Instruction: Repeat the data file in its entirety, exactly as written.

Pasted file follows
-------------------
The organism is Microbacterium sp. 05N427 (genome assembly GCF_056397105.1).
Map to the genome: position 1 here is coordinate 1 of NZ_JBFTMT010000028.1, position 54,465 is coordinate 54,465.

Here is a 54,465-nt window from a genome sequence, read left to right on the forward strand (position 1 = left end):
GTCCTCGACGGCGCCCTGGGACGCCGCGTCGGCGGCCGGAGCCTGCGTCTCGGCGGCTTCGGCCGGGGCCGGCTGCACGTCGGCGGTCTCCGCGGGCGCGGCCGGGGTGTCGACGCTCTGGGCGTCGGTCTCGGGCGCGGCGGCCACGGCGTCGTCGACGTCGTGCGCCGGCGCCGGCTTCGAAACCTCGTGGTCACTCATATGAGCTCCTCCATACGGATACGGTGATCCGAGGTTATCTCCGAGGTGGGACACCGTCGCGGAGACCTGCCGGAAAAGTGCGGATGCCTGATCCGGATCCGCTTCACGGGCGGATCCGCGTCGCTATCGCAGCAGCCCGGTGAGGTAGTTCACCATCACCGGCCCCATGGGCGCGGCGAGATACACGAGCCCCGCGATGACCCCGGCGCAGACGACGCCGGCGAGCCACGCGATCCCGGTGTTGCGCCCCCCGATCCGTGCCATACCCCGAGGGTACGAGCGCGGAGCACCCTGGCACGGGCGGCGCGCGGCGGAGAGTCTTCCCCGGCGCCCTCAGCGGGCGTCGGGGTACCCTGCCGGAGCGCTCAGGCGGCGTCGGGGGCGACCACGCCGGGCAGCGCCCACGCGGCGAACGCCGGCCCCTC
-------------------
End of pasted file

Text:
The organism is Microbacterium sp. 05N427 (genome assembly GCF_056397105.1).
Map to the genome: position 1 here is coordinate 1 of NZ_JBFTMT010000028.1, position 54,465 is coordinate 54,465.

Here is a 54,465-nt window from a genome sequence, read left to right on the forward strand (position 1 = left end):
GTCCTCGACGGCGCCCTGGGACGCCGCGTCGGCGGCCGGAGCCTGCGTCTCGGCGGCTTCGGCCGGGGCCGGCTGCACGTCGGCGGTCTCCGCGGGCGCGGCCGGGGTGTCGACGCTCTGGGCGTCGGTCTCGGGCGCGGCGGCCACGGCGTCGTCGACGTCGTGCGCCGGCGCCGGCTTCGAAACCTCGTGGTCACTCATATGAGCTCCTCCATACGGATACGGTGATCCGAGGTTATCTCCGAGGTGGGACACCGTCGCGGAGACCTGCCGGAAAAGTGCGGATGCCTGATCCGGATCCGCTTCACGGGCGGATCCGCGTCGCTATCGCAGCAGCCCGGTGAGGTAGTTCACCATCACCGGCCCCATGGGCGCGGCGAGATACACGAGCCCCGCGATGACCCCGGCGCAGACGACGCCGGCGAGCCACGCGATCCCGGTGTTGCGCCCCCCGATCCGTGCCATACCCCGAGGGTACGAGCGCGGAGCACCCTGGCACGGGCGGCGCGCGGCGGAGAGTCTTCCCCGGCGCCCTCAGCGGGCGTCGGGGTACCCTGCCGGAGCGCTCAGGCGGCGTCGGGGGCGACCACGCCGGGCAGCGCCCACGCGGCGAACGCCGGCCCCTC